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Saturday, January 30, 2010


A ProMED-mail post

ProMED-mail is a program of the
International Society for Infectious Diseases

Date: 28 Jan 2010
Source: [edited]

Rare horse disease affects horses in 12 states
King Ranch, Texas, is the epicenter of a months-long outbreak of a
deadly horse disease rarely seen in the United States that kills as
many as 20 percent that it infects. As of 20 Jan 2010, 364 cases of
equine piroplasmosis had been confirmed. Of those, 289 are on King
Ranch. The rest are scattered across Texas, Alabama, California,
Florida, Indiana, Louisiana, Minnesota, North Carolina, New Jersey,
Tennessee, Utah and Wisconsin, according to the World Animal Health
Information System.

A South Texas ranch, identified by the Texas Animal Health Commission
as the outbreak's source, has sold horses with equine piroplasmosis
in 15 states since 2004. Jack Hunt, the CEO of King Ranch, confirmed
the outbreak started on the ranch.

Horses, donkeys, mules and zebras are susceptible to the disease,
which is caused by 2 parasitic organisms. More severely affected
animals can have fever, anemia, jaundiced mucous membranes, swollen
abdomens and labored breathing.

"It will kill a horse," said Mike Vickers, a Brooks County
veterinarian and commissioner on the Texas Animal Health Commission.
"It's very, very serious."

No horses have died, officials believe. The ranch's 300-plus horses
have since been quarantined. Piroplasmosis had never been seen in
Texas and rarely had been found in the United States, according to
the Texas Animal Health Commission, the state's livestock and poultry
health regulatory agency. It is prevalent in 90 percent of the world
and commonly found in Mexico.

Once a horse is infected, the parasitic organisms remain in the
horse's system permanently, making the horse a potential carrier. It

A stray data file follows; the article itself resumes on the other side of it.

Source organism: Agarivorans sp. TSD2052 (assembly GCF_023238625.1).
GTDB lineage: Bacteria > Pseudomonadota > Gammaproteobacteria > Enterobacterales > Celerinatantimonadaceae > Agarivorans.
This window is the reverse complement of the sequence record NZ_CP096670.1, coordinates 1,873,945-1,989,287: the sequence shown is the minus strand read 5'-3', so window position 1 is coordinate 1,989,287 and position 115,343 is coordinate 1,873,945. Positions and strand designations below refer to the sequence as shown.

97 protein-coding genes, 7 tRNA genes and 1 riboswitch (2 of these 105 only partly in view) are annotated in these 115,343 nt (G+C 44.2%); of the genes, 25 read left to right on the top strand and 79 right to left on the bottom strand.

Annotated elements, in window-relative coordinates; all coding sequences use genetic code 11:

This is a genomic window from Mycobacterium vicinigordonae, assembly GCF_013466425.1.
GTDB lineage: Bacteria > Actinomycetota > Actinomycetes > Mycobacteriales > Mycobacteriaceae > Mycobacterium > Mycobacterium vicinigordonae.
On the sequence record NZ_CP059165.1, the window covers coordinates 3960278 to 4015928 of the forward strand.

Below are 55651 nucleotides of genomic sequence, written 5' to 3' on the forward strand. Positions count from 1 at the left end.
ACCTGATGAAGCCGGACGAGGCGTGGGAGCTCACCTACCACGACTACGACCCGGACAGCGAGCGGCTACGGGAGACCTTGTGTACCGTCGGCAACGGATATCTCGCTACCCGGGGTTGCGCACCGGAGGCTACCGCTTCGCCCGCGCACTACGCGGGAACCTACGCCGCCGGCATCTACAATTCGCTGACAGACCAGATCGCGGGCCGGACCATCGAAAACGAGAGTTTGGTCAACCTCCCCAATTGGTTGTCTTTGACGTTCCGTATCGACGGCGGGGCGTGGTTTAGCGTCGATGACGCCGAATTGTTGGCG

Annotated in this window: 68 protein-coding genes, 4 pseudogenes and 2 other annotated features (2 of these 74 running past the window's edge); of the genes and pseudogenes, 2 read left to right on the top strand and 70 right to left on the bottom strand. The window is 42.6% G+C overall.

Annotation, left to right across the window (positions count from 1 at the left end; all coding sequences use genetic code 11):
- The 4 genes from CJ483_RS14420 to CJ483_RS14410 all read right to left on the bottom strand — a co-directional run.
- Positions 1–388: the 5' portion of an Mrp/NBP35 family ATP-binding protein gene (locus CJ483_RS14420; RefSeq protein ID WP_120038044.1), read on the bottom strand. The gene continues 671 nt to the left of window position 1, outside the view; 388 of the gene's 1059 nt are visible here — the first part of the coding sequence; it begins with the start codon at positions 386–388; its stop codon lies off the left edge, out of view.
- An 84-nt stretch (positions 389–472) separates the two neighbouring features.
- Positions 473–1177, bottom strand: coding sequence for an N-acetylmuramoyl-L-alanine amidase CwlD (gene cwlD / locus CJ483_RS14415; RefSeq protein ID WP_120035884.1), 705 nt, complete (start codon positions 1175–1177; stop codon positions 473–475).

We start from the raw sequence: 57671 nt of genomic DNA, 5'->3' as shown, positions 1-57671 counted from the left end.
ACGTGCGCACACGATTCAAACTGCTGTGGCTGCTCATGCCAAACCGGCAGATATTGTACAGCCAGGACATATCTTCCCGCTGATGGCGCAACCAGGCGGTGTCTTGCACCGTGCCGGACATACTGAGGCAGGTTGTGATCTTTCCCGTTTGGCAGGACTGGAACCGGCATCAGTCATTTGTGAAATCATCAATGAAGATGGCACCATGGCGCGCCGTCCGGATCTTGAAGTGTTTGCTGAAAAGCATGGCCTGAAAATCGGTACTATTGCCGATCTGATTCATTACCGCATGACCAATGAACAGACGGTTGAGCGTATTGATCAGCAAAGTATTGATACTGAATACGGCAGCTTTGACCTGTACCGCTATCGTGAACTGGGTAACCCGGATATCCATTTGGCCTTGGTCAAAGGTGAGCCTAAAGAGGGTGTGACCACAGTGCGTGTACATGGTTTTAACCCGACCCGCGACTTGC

does not affect humans or other non-equine mammals. Ticks usually
transmit the disease to horses, but it also has been spread from
animal to animal by contaminated needle. There is some concern that
it might be spread by biting horse flies, Vickers said.

Hunt, who has been in the ranching business for 35 years, said he had
never heard of the disease when it was discovered in October 2009.

A total of 8 other ranches in Jim Wells, Kleberg, and Brook counties
have been quarantined and tied to the initial outbreak, said James
Lenarduzzi, a veterinarian with the Texas Animal Health Commission.
Horses from ranches adjacent to King Ranch will be tested in coming
weeks to determine if they are infected.

The 825 000-acre King Ranch includes most of Kleberg and Kenedy
counties and portions of Brooks, Jim Wells, Nueces and Willacy
counties. It is renowned for its horses, including 1946 Triple Crown
winner Assault and 1950 Kentucky Derby and Belmont Stakes winner Middleground.

Though the ranch still has a horse breeding program, no horses have
been sold since the quarantine, Hunt said.

The Texas Animal Health Commission issued its 1st directive on the
South Texas-based infection 20 Oct 2009, noting that the disease had
been confirmed on an undisclosed ranch. Canada promptly banned
imports of Texas horses, though later relaxed the restrictions. A
total of 10 states have stringent restrictions in place that call for
testing and other controls before a horse can be imported from Texas.

State Rep. Yvonne Gonzalez Toureilles, D-Alice, who chairs the House
Committee for Agriculture and Livestock, got involved this week after
several South Texas ranchers complained that King Ranch has kept its
name away from the outbreak, which started in October 2009.

Hunt said King Ranch self-reported the infection, which was required
by law, and has worked openly with state and federal agencies since.
"We are putting a lot of resources and energy into trying to figure
out a way to take care of the problem," Hunt said. "What we don't do
is cover up stuff, which we have been accused of in this case."

The state has 1 million horses. Owners, family members and volunteers
spend USD 3 billion per year attending competitive events with more
than 250 000 horses, according to a Texas A&M University report. And
horse owners have more than USD 13 billion invested in barns, towing
vehicles, trailers, tack and related equipment and spend more than
USD 2.1 billion annually to maintain their horses.

Some South Texas ranchers are angry that the state and federal
government have been tight-lipped on the disease's origin, said
Lavoyger Durham, who manages the 13 000-acre El Tule Ranch near
Falfurrias for Brown and Root heiress Nancy Brown Negley.

Lenarduzzi met with Durham and about 25 fellow South Texas ranchers
Thursday [28 Jan 2010] to discuss the disease but would not say where
it started, which Lenarduzzi said is standard operating procedure.

Gonzalez Toureilles said she will meet with Texas Animal Health
Commission officials by Monday [1 Feb 2010] to make sure the outbreak
is being handled correctly.

King Ranch also is working with the U.S. Department of Agriculture
and some of the nation's top epidemiologists on experimental